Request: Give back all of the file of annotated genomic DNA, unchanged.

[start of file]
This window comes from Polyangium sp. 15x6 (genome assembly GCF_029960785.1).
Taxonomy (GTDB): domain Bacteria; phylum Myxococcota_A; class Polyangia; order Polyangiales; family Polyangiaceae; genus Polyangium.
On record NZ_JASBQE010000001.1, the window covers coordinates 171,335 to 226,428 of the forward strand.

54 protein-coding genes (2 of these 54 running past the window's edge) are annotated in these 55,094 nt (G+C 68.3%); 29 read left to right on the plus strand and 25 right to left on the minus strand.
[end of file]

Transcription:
This window comes from Polyangium sp. 15x6 (genome assembly GCF_029960785.1).
Taxonomy (GTDB): domain Bacteria; phylum Myxococcota_A; class Polyangia; order Polyangiales; family Polyangiaceae; genus Polyangium.
On record NZ_JASBQE010000001.1, the window covers coordinates 171,335 to 226,428 of the forward strand.

54 protein-coding genes (2 of these 54 running past the window's edge) are annotated in these 55,094 nt (G+C 68.3%); 29 read left to right on the plus strand and 25 right to left on the minus strand.